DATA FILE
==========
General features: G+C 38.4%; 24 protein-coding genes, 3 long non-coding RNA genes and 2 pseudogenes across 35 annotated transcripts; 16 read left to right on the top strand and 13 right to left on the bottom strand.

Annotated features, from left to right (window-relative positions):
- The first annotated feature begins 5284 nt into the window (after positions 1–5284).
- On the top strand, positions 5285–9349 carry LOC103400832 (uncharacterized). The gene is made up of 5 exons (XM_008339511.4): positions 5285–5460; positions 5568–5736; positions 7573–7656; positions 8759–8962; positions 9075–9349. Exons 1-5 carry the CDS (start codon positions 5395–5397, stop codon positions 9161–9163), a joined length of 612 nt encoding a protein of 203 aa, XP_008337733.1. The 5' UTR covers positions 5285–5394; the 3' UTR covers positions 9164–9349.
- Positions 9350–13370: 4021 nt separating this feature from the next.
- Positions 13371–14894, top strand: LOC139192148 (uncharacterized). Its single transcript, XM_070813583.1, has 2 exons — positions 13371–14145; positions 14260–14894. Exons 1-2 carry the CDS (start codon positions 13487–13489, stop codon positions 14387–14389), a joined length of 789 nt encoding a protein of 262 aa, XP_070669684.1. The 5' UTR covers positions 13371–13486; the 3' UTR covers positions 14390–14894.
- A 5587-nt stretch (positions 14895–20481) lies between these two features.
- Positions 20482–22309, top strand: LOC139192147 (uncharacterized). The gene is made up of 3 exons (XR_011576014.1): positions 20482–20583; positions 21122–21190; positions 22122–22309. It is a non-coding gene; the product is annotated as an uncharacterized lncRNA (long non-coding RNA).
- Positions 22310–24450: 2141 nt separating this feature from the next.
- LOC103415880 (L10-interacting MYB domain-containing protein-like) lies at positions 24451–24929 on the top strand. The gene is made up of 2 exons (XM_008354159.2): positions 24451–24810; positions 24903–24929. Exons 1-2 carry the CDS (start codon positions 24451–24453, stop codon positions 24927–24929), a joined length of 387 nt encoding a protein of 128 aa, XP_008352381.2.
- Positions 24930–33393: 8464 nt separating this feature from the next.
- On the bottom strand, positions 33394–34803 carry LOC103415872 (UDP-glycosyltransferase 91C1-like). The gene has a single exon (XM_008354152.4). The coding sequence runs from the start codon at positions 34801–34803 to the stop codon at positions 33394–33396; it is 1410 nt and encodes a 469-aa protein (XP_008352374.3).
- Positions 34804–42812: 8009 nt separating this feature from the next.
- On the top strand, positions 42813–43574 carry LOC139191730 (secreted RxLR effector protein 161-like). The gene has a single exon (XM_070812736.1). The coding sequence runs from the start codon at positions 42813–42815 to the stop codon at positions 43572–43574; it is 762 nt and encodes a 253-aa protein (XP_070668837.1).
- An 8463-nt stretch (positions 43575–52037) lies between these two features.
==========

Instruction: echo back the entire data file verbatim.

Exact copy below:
General features: G+C 38.4%; 24 protein-coding genes, 3 long non-coding RNA genes and 2 pseudogenes across 35 annotated transcripts; 16 read left to right on the top strand and 13 right to left on the bottom strand.

Annotated features, from left to right (window-relative positions):
- The first annotated feature begins 5284 nt into the window (after positions 1–5284).
- On the top strand, positions 5285–9349 carry LOC103400832 (uncharacterized). The gene is made up of 5 exons (XM_008339511.4): positions 5285–5460; positions 5568–5736; positions 7573–7656; positions 8759–8962; positions 9075–9349. Exons 1-5 carry the CDS (start codon positions 5395–5397, stop codon positions 9161–9163), a joined length of 612 nt encoding a protein of 203 aa, XP_008337733.1. The 5' UTR covers positions 5285–5394; the 3' UTR covers positions 9164–9349.
- Positions 9350–13370: 4021 nt separating this feature from the next.
- Positions 13371–14894, top strand: LOC139192148 (uncharacterized). Its single transcript, XM_070813583.1, has 2 exons — positions 13371–14145; positions 14260–14894. Exons 1-2 carry the CDS (start codon positions 13487–13489, stop codon positions 14387–14389), a joined length of 789 nt encoding a protein of 262 aa, XP_070669684.1. The 5' UTR covers positions 13371–13486; the 3' UTR covers positions 14390–14894.
- A 5587-nt stretch (positions 14895–20481) lies between these two features.
- Positions 20482–22309, top strand: LOC139192147 (uncharacterized). The gene is made up of 3 exons (XR_011576014.1): positions 20482–20583; positions 21122–21190; positions 22122–22309. It is a non-coding gene; the product is annotated as an uncharacterized lncRNA (long non-coding RNA).
- Positions 22310–24450: 2141 nt separating this feature from the next.
- LOC103415880 (L10-interacting MYB domain-containing protein-like) lies at positions 24451–24929 on the top strand. The gene is made up of 2 exons (XM_008354159.2): positions 24451–24810; positions 24903–24929. Exons 1-2 carry the CDS (start codon positions 24451–24453, stop codon positions 24927–24929), a joined length of 387 nt encoding a protein of 128 aa, XP_008352381.2.
- Positions 24930–33393: 8464 nt separating this feature from the next.
- On the bottom strand, positions 33394–34803 carry LOC103415872 (UDP-glycosyltransferase 91C1-like). The gene has a single exon (XM_008354152.4). The coding sequence runs from the start codon at positions 34801–34803 to the stop codon at positions 33394–33396; it is 1410 nt and encodes a 469-aa protein (XP_008352374.3).
- Positions 34804–42812: 8009 nt separating this feature from the next.
- On the top strand, positions 42813–43574 carry LOC139191730 (secreted RxLR effector protein 161-like). The gene has a single exon (XM_070812736.1). The coding sequence runs from the start codon at positions 42813–42815 to the stop codon at positions 43572–43574; it is 762 nt and encodes a 253-aa protein (XP_070668837.1).
- An 8463-nt stretch (positions 43575–52037) lies between these two features.